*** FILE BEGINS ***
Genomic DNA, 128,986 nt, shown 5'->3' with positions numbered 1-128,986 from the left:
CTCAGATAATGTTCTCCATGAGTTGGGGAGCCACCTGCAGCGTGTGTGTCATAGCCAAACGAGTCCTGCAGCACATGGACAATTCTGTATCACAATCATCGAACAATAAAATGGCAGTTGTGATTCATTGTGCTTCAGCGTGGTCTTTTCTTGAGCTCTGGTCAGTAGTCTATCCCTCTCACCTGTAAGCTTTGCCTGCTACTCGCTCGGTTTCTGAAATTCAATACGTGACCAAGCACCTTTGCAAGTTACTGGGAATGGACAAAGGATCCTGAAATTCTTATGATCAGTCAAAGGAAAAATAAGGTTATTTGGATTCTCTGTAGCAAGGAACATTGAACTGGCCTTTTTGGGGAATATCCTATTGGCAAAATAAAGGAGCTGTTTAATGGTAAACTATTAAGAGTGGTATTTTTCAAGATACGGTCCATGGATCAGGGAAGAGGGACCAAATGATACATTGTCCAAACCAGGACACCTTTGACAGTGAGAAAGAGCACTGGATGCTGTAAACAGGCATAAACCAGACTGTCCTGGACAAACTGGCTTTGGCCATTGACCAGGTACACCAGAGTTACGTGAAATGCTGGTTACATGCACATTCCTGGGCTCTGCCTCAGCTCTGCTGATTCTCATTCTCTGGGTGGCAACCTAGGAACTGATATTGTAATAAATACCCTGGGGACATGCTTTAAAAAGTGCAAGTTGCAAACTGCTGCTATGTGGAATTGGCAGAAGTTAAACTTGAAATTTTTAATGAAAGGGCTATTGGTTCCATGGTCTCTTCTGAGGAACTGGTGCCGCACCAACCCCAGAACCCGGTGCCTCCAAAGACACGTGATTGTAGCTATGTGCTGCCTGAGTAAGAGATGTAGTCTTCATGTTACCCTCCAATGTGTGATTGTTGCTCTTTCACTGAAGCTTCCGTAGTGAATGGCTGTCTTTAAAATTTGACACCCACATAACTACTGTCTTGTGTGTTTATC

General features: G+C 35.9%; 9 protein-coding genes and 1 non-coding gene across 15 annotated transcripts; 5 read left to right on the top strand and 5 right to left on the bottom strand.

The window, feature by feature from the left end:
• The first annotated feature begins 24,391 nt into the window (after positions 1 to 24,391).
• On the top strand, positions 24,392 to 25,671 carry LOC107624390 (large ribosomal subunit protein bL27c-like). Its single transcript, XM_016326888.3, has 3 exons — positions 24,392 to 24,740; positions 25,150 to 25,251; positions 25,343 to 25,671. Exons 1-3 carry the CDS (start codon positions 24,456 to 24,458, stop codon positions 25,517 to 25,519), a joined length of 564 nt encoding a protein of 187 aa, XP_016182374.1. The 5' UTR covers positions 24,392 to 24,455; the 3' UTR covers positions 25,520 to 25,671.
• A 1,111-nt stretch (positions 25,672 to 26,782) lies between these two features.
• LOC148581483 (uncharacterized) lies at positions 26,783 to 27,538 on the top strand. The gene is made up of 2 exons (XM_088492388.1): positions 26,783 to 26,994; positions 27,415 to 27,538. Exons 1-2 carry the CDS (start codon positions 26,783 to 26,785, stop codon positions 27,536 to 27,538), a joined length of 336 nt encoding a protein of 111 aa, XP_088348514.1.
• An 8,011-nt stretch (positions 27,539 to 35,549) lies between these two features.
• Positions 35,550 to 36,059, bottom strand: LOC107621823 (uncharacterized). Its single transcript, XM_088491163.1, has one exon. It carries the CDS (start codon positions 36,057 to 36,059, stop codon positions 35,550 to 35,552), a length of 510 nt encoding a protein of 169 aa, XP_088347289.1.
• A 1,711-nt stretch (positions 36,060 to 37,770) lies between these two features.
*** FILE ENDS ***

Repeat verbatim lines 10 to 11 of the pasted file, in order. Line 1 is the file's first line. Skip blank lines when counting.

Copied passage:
• Positions 35,550 to 36,059, bottom strand: LOC107621823 (uncharacterized). Its single transcript, XM_088491163.1, has one exon. It carries the CDS (start codon positions 36,057 to 36,059, stop codon positions 35,550 to 35,552), a length of 510 nt encoding a protein of 169 aa, XP_088347289.1.
• A 1,711-nt stretch (positions 36,060 to 37,770) lies between these two features.